Def Poetry's fourth episode got off to a fast start with an a cappella rap duet by two guys who call themselves Poem-cees. The theme of this piece was "you're cheating on me" -- a theme as classic as country blues, Shakespeare and Homer -- and this duo's treatment was fresh enough.
Geoff Tranchard, a tall guy with a Kramer haircut and a skinny tie, was also fresh enough with a prose piece about teaching poetry workshops to kids. It wasn't poetry but it was about poetry, and Tranchard had something to say. Def Poetry's batting two for two at this point, which meant there had to be some bad stuff coming up.
Marty McConnell's praise-poem for the human body, unlike the first two pieces, was actually structured as a poem, and might have worked on paper. On stage, though, it was overly earnest and pretentious. Walt Whitman sang the body electric 150 years ago. This poem seemed to be going for the same effect, but I wasn't persuaded.
Next up was a spoken word legend, Nikki Giovanni, who has the same exalted status in the African-American poetry community that, say, Diane DiPrima has among Beat aficianados. I've seen her knock out crowds in clubs, and I was expecting this elder stateswoman to show the young'uns how it's done. Instead, she tossed off a few short sentences, told us that white people aren't qualified to understand her poetry, and booked off the stage like she had to catch a cab. Well, Nikki, this white guy is qualified to do whatever the hell he wants, including telling you to reach a little deeper next time. Big disappointment from the most well-known poet of the night.
Roger Boniard-Agard picked the pace back up with a piece about losing his virginity to calypso. With a strong Trini-accented voice, he dominated the stage and got the show back on its feet.
Chicano poet Joaquin Zihuatanejo dominated the stage some more with a powerful, loud tribute to a revolutionary figure from Chicano history, also named Joaquin. I have to admit that I have no idea who this legendary Joaquin is, and whether or not he is a historical figure or a figment of the poet's imagination -- but this excellent piece made me want to learn more. If anybody can help explain the historical meaning of this poem, I'd love to know -- either way, the poet told a convincing tale.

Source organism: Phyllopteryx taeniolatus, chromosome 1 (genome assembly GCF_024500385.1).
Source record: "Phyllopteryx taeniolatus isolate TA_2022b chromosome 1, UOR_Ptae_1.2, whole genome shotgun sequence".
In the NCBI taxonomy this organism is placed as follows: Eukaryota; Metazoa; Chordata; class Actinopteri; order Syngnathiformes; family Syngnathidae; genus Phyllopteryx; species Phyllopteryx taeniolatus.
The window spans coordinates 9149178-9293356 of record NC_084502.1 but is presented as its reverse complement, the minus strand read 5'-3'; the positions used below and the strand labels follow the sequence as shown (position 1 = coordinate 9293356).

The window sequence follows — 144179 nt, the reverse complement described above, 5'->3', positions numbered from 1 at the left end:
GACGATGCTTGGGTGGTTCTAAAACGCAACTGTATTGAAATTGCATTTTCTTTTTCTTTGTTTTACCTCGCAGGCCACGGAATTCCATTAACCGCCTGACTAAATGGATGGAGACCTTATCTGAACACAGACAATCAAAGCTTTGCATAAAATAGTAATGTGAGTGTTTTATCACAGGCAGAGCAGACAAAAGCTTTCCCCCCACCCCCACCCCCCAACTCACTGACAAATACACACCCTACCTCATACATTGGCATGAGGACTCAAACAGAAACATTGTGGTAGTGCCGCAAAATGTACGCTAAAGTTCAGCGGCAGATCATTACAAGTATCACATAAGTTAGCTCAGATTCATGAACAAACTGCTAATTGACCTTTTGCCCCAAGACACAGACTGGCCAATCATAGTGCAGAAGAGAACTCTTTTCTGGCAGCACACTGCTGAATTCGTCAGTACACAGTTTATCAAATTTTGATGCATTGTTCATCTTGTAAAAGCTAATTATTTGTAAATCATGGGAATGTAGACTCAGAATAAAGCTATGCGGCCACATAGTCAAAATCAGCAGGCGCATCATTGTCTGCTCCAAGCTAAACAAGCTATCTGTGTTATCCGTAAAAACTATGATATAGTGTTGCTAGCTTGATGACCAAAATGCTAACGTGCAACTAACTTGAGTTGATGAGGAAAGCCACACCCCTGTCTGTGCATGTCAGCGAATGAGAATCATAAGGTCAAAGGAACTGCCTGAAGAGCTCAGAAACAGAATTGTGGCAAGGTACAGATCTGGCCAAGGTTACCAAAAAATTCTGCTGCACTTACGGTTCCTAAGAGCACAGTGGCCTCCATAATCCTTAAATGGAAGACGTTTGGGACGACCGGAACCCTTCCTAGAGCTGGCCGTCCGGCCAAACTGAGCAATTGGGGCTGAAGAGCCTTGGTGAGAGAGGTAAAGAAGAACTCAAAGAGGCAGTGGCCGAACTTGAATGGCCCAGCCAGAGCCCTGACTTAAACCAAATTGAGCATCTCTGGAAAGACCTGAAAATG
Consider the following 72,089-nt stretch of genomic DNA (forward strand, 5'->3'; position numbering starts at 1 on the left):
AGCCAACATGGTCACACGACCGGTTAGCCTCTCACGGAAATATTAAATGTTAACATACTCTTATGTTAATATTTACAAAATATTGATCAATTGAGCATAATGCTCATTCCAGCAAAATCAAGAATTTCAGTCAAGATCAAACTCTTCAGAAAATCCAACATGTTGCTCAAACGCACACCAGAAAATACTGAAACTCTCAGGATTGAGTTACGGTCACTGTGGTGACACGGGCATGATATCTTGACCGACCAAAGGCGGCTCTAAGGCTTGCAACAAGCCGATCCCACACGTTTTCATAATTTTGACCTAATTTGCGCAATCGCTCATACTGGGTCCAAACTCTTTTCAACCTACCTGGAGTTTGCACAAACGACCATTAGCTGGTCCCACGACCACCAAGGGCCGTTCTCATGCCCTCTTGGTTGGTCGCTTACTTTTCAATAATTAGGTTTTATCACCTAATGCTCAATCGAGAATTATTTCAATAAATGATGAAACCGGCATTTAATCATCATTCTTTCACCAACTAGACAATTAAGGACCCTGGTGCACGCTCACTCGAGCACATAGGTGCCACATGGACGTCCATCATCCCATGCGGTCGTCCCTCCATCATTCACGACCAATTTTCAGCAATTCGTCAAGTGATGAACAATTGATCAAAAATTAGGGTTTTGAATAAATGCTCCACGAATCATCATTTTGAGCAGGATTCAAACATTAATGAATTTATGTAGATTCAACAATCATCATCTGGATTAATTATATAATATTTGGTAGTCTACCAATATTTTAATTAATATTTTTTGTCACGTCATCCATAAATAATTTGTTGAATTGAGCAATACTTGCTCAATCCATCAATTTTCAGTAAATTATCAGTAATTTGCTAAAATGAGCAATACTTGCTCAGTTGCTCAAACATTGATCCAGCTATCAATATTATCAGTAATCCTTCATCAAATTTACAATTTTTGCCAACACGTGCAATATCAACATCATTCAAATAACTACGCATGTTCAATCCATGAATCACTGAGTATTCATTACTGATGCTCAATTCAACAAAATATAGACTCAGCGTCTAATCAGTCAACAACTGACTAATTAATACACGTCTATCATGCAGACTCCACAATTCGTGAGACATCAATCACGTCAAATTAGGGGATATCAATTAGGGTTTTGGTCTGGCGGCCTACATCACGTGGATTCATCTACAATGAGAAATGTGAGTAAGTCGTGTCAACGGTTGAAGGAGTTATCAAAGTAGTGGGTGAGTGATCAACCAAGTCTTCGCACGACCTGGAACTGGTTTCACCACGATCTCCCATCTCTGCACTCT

Next up -- Queens is in the house! Ishle Park is a young Korean woman who recently became the poet laureate of my own hometown, Queens, New York (which happens to be where Def Poetry creators Russell Simmons and Danny Simmons are also from). I was psyched to see her show up, but with all the Queens energy in the air I was disappointed that she read a piece about Rodney King, the Los Angeles Police Department, and the conflicts between Koreans and African-Americans in South Central. I don't want to complain, but why can't Def Poetry reach for racial relevance -- if that's what it wants to do -- without resorting to well-worn cliches? This is 2005, and there's gotta be something newer in the air for us to talk about than Los Angeles in 1992. Hey, cops beat people up in Queens too ...
Willie Perdomo is a skillful and experienced spoken-word performer, and his "Nigger-Reecan Blues" was a humorous rant about life as a black Puerto-Rican, and the annoyance of having to constantly explain the simple fact of his mixed heritage to others.
The show ended with a musically rich piece by a duo called Floetry. One recited, one hummed and sang, and it worked.
The fourth episode of the fifth season of Def Poetry Jam left me half-satisfied, wishing for greater diversity of texture and greater richness of word. But it was an enjoyable word-packed half hour, and time will tell if it was memorable or not.